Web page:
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  • Writer's pictureLIVING MY BEST LIFE


I feel like I'm speaking on behalf of everyone when I say that, so far, lockdown has been full of ups and downs. One minute I'm full of life, and the next I'm laying on my bed, staring up at the ceiling and desperately wondering when all of this will end. Although, amidst this emotional rollercoaster, there does seem to be one thing that has remained constant for everyone: baking.

Prior to lockdown, my only serious attempt at baking occurred a good few years ago when my friend and I decided to make some Oreo brownies. We had such good intentions and tried so hard, but the end result didn't quite match our efforts. The brownie was completely burnt on the outside, yet somehow still raw in the middle. After this disaster, I came to the conclusion that it was best to leave the cake making to the professionals. But now something has possessed me and I've gone full Nigella. I'm effortlessly whisking up banana breads, cookies and cakes, and everyday on social media I'm seeing friends and family doing the same. As we approach our 9th week in lockdown, there's only one question on my mind...

Why is everyone suddenly obsessed with baking?

On the same day that the UK was put into lockdown, I was flying home from Australia. I left a country that was relatively unaffected by COVID-19, and entered one that was fully prepared to defeat this disease. With this battle-like mentality came the emptying of supermarket shelves. Given the current situation and nature of the virus, the bulk buying of soap, hand gel and even toilet roll made sense to me. However, I've now been back at home for a couple of months and I've noticed a shift in our priorities. Of all the powders we could choose from, flour has become the nation's drug of choice, and we just can't get enough of it. Due to the national shortage of ingredients, my weekly bakes have been forced to take a back seat. Sugar, eggs and flour are definitely up there on my list of things I take for granted, so their absence in the shops has highlighted just how many people have turned to their kitchens as a saving grace during quarantine. I personally started baking in lockdown for when I fancied a sweet treat and couldn't just nip to the shops to get one. However, the more I make, the more I start to realise that there are bigger reasons behind why the whole of Britain is now baking up a storm.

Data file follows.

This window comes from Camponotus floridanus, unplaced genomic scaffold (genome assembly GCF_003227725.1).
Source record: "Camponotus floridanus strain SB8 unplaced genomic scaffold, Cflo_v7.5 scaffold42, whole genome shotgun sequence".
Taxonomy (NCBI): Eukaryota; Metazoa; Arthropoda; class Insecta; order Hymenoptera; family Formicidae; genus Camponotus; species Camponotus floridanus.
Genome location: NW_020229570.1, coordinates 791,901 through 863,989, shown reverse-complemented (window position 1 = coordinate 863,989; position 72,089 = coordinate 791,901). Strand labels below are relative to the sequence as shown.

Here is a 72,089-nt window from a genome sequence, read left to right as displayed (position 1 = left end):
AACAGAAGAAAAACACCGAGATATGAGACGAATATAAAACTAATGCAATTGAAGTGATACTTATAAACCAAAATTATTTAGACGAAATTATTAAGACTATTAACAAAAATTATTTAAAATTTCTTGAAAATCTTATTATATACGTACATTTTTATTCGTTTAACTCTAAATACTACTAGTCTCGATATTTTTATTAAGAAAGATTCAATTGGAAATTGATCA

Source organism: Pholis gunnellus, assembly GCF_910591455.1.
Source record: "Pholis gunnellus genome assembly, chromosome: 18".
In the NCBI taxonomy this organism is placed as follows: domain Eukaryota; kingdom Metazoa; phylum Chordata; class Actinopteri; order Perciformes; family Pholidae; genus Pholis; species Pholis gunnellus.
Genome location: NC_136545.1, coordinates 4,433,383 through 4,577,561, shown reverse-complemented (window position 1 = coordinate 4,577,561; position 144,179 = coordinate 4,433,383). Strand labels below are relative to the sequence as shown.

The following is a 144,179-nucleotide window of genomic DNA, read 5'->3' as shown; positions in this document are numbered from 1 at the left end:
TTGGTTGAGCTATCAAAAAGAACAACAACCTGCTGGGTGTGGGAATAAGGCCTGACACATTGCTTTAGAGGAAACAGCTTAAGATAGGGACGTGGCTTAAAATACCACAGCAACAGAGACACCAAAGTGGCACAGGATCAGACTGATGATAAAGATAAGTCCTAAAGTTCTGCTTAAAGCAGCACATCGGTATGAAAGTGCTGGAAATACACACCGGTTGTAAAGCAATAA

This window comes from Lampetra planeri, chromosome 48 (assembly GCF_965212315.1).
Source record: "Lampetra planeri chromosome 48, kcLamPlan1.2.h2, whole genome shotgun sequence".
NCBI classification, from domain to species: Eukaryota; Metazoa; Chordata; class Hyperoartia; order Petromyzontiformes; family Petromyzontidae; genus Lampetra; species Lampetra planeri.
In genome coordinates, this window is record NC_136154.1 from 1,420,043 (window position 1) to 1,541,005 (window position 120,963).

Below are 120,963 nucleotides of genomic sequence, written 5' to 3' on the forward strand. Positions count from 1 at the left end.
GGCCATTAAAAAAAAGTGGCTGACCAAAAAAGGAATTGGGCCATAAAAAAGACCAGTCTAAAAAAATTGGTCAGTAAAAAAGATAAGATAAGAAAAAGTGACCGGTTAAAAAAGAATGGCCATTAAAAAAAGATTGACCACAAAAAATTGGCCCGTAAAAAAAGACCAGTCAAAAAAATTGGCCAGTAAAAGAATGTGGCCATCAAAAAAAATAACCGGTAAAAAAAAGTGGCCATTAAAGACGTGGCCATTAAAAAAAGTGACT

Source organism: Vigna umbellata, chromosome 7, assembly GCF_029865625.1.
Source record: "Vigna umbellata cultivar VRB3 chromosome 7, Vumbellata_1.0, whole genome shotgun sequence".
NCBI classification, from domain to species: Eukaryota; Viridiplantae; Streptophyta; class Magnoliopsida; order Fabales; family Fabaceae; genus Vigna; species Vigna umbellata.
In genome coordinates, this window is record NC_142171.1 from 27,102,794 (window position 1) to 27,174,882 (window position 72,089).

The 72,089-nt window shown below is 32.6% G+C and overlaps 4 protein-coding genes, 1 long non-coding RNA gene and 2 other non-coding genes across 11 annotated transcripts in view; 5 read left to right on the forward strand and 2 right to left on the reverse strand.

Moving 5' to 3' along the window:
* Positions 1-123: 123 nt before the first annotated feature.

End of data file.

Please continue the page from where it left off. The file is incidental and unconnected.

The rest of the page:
Firstly, baking helps to pass the time. There's only so long you can spend on your phone each day, so for many I suspect that baking has become a productive and well needed release during a time where we literally have nothing better to do. Taking a chunk of time out of your day and dedicating it to creating something from scratch not only makes the clock move faster, but it also adds a bit of excitement to your day-to-day routine!

Secondly, baking is good for the mind. I used to get totally stressed out by the idea of baking. 'Brownie-gate,' for example, was a totally chaotic experience; we made an absolute mess and had nothing to show for it. But now I can definitely appreciate the calming effect that baking can have over you. At the moment, we all seem to be completely out of control of both our lives and the events taking place throughout the world. So, there's something very reassuring about knowing that you have control over your bake. You can adjust the recipes, add some new toppings, colour your icing... the power lies entirely in your hands! Plus, there's nothing better than the smell of a freshly baked cake coming out of the oven, and it smells even better knowing that you made it yourself.

Finally, baking brings people together. Every year, shows such as The Great British Bake Off are viewed by millions, and many bakers have a special place in our hearts... I mean, Mary Berry is the nations Grandma without a doubt. Now that these shows will inevitably not air this year, perhaps people have began baking to recreate the sense of community you feel when watching these programmes. Rather than joining others in live tweeting about who actually deserves to be star baker, you can now make a cake yourself and have your family judge it! Baking is also a great way to reconnect with people during this strange time: you can drop your friends round some freshly baked goods on your daily walk, or even have a cook off on Zoom. The possibilities are endless, but there's no denying that people will always bond over a freshly baked cake, made with love.

I suppose I should've seen this new obsession with baking coming. After all, us Brits love nothing more than 'popping the kettle on' when the going gets tough, so surely a global pandemic calls for a slice of cake to go with the tea.


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